You never forget your first time — buying an album that you want, that you really really want. This week Flavorwire writers talked about their first CDs, so I asked the AfterEllen gang to own up to theirs. Now you must follow suit!
What was the very first album you bought or had purchased for you on your own volition?
Erika Star: I’m not sure if it was my first, but I remember desperately needing Kissing to Be Clever by The Culture Club because of my raging crush on Boy George. I watched the “Do You Really Want To Hurt Me” video on a loop and wore out the liner notes gazing longingly at the pictures. My parents have no recourse for not knowing I was queer, they were warned.
Trish Bendix: For some bizarre reason I just really had to own Ace of Base‘s The Sign and dance to it in Alicia White’s front yard with the sprinklers on. I’m sure her neighbors were like “WTF?”
Jill Guccini: The Cranberries everything. Puh-retty sure first cassette was No Need to Argue (although it might have been August and Everything After by the Counting Crows), and first CD was definitely To the Faithful Departed.
Elaine Atwell: When I was nine, my parents sent me to a summer camp for academically gifted children (this was one of many ideas for my betterment to which I was subjected without my consent) and I ended up being the very youngest kid there. I was the weird kid at weird camp, and so miserable that I broke my braces ON PURPOSE just so I could have a brief respite at my orthodontist’s office. But I watched the “cool kids” carefully, and observed them lounging around the recreation field, listening to Hanson on their smuggled-in boomboxes and seeming impossibly sophisticated. It was there my brain forged the connection: HANSON=COOL. When I returned home from camp, I lobbied my parents relentlessly for a copy of the CD, but by the time they relented, the moment had passed and everyone was all about Third Eye Blind. The happy postscript to this story is that years later I returned to that camp, had an amazing and soul-nurturing time and suppressed some of my very first homosexual feelings. Yay, Camp Broadstone!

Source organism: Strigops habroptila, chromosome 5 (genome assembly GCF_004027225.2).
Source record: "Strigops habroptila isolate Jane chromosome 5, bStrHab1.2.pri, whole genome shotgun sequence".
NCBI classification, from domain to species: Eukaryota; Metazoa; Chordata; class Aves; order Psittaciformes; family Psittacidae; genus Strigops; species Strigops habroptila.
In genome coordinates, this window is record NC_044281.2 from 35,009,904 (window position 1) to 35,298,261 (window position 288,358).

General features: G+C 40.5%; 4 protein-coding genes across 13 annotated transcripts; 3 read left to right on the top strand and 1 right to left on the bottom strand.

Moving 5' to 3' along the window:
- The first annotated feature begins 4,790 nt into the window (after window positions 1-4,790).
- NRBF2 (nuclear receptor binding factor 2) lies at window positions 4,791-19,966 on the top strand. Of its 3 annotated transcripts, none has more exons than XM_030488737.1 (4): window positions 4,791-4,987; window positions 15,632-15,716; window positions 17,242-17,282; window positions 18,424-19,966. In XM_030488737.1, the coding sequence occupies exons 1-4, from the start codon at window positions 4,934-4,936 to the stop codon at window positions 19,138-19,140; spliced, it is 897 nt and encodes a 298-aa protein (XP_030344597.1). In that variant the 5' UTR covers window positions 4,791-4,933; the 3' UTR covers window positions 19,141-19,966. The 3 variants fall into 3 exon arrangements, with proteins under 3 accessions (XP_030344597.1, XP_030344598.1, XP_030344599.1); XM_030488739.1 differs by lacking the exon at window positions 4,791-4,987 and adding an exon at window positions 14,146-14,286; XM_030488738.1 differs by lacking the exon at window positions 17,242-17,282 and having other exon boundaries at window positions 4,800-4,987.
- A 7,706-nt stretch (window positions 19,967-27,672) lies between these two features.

Punky Starshine: I had a hefty collection of cassette tapes for my Walkman at a very young age, but the first one I obtained on my own was when I traded one of my cassettes (I don’t remember which one) for TLC‘s “Waterfall” single. Whatever I traded, it was totally worth it. The first CD I bought on my own, with my own money, was Hanson’s Middle of Nowhere. Which is still, to this day, one of my favorite albums as a whole. (It was probably telling that the closest thing to a boy band crush I had in the ’90s was on a boy who looked like a girl.)
Lucy Hallowell: I can’t remember but I think it was probably in high school because for years I just borrowed, stole, or was handed tapes by my older siblings who are obsessed with music. If I had to guess I would say Dilate by Ani DiFranco which, of course, earned me a hearty lecture from my older brother about why P.J. Harvey was so much better.
Karman Kregloe: I was crazy for records even as a small child, so I had a pretty impressive (quantity, not quality) collection from a young age. For some reason, the first album I have a really clear memory of actually buying for myself was the retro Sweet Baby James by James Taylor when I was about 11 years old. I guess I was always into the rock-country-folk blend (and aspired to be a dude with long hair). The first CD I bought was Sign ‘O’ the Times by Prince. I am a sucker for the ambitious bloat of a double album, and this is still one of my favorites!